Group 6

The Arts

IB Diploma Programme students have the option of choosing one of the following subjects in lieu of Group 1-5.

Subjects available are

  • Theatre
  • Dance

Theatre is a dynamic, collaborative and live art form. It is a practical subject that encourages discovery through experimentation, the taking of risks and the presentation of ideas to others. It results in the development of both theatre and life skills; the building of confidence, creativity and working collaboratively.

The IB Diploma Programme theatre course is a multifaceted theatre-making course of study. It gives students the opportunity to make theatre as creators, designers, directors and performers. It emphasizes the importance of working both individually and collaboratively as part of an ensemble. It offers the opportunity to engage actively in the creative process, transforming ideas into action as inquisitive and productive artists.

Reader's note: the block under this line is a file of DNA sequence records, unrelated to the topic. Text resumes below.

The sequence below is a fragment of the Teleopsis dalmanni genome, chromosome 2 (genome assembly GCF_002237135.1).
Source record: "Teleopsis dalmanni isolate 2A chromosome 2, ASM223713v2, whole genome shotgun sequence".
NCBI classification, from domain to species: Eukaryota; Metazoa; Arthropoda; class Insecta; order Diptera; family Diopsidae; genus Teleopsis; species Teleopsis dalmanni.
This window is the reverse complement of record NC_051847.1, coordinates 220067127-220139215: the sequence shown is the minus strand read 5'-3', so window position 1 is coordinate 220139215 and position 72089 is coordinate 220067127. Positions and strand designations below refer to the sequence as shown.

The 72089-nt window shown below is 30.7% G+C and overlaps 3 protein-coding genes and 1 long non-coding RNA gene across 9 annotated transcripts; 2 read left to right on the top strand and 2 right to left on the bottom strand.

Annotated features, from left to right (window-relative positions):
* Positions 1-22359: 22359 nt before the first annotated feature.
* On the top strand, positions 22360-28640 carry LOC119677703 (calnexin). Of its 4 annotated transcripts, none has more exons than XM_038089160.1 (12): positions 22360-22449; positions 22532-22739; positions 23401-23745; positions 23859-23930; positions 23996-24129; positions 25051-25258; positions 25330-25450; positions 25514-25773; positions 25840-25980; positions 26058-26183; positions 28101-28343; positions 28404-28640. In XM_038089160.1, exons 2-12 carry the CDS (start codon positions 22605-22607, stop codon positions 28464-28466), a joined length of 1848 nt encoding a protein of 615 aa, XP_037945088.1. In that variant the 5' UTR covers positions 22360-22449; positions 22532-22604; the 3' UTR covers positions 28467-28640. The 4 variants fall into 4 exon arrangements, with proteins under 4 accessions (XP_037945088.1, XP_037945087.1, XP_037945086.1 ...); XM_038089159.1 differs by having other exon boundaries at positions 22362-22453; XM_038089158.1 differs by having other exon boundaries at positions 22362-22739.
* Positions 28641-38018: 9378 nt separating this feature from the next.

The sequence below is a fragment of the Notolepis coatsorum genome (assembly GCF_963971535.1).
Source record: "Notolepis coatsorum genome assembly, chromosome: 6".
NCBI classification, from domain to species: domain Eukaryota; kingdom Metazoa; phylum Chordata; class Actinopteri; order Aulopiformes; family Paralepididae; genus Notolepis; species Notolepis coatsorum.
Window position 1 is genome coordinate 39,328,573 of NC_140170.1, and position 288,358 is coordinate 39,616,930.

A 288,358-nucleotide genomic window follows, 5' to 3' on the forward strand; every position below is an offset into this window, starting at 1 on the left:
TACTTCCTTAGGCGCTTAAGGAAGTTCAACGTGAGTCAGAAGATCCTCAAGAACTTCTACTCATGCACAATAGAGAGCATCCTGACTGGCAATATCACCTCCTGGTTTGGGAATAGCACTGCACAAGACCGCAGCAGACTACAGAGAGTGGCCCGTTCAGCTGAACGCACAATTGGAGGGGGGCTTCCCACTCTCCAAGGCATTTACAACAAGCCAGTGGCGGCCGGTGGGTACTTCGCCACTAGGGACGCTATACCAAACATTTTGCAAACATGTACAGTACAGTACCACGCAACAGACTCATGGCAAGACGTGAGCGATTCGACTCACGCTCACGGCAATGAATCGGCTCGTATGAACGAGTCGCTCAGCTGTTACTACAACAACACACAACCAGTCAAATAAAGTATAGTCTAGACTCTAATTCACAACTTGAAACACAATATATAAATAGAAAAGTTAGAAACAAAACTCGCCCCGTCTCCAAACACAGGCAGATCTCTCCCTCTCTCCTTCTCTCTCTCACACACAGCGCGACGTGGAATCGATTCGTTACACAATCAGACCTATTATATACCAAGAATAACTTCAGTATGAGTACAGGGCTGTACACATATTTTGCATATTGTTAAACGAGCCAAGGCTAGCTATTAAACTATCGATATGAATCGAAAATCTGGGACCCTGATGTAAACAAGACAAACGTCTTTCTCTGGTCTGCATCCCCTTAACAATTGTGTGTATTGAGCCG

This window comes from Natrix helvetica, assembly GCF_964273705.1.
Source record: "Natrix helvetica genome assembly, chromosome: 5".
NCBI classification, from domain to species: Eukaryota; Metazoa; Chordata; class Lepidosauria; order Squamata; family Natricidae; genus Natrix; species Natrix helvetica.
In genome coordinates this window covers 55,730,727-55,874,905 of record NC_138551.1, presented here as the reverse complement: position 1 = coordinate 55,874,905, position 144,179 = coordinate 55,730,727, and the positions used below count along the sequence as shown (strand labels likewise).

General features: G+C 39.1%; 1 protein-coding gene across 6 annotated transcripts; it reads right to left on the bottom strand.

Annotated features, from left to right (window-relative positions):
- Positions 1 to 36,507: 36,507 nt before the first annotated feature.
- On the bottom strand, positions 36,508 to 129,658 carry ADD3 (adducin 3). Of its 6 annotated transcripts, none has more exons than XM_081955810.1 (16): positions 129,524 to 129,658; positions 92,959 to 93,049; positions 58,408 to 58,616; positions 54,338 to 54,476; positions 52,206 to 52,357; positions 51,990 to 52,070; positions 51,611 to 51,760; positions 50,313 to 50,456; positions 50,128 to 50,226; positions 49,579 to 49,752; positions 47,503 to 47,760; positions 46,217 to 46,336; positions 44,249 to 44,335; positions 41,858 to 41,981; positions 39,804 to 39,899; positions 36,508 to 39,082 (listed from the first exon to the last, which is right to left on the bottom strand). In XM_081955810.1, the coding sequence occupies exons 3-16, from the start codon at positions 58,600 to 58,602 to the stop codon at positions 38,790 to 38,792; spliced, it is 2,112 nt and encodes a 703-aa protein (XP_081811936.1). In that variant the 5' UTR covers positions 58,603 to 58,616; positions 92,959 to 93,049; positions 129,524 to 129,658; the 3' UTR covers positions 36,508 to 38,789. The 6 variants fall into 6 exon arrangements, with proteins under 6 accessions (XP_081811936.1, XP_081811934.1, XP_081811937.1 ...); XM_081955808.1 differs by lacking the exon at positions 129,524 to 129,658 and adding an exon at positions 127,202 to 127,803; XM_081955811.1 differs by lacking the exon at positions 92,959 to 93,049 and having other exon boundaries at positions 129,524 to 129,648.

The syllabus clearly indicates a difference between SL and HL. It allows for greater breadth and depth in the teaching and learning at HL through an ad additional assessment task which requires HL students to engage with theatre theorists and their theories.

Curricular Objectives

  • Enjoy lifelong engagement with the arts
  • Become informed, reflective and critical practitioners in the arts
  • Understand the dynamic and changing nature of the arts
  • Explore and value the diversity of the arts across time, place and cultures
  • Express ideas with confidence and competence
  • Develop perceptual and analytical skills.
  •  In addition, the aims of the theatre course at SL and HL are to enable students to: explore theatre in a variety of contexts and understand how these contexts inform practice (theatre in context)
  • Understand and engage in the processes of transforming ideas into action (theatre processes)
  • Develop and apply theatre production, presentation and performance skills, working both independently and collaboratively (presenting theatre)

For HL only:

understand and appreciate the relationship between theory and practice (theatre in context, theatre processes, presenting theatre).

Learning Outcome

  • Demonstrate knowledge and understanding of specified content
  • Describe the relationship between theatre and its contexts